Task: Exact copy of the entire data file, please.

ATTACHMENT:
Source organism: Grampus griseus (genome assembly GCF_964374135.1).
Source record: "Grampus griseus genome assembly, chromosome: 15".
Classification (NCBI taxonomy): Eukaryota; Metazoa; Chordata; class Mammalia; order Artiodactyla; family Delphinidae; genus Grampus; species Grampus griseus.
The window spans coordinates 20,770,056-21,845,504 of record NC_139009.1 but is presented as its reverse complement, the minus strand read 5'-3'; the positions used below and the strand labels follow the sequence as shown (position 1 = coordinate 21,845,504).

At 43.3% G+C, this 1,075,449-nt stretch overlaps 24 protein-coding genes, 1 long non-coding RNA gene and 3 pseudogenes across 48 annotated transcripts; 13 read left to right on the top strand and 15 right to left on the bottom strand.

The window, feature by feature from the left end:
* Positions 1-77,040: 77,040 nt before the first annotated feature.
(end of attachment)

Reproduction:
Source organism: Grampus griseus (genome assembly GCF_964374135.1).
Source record: "Grampus griseus genome assembly, chromosome: 15".
Classification (NCBI taxonomy): Eukaryota; Metazoa; Chordata; class Mammalia; order Artiodactyla; family Delphinidae; genus Grampus; species Grampus griseus.
The window spans coordinates 20,770,056-21,845,504 of record NC_139009.1 but is presented as its reverse complement, the minus strand read 5'-3'; the positions used below and the strand labels follow the sequence as shown (position 1 = coordinate 21,845,504).

At 43.3% G+C, this 1,075,449-nt stretch overlaps 24 protein-coding genes, 1 long non-coding RNA gene and 3 pseudogenes across 48 annotated transcripts; 13 read left to right on the top strand and 15 right to left on the bottom strand.

The window, feature by feature from the left end:
* Positions 1-77,040: 77,040 nt before the first annotated feature.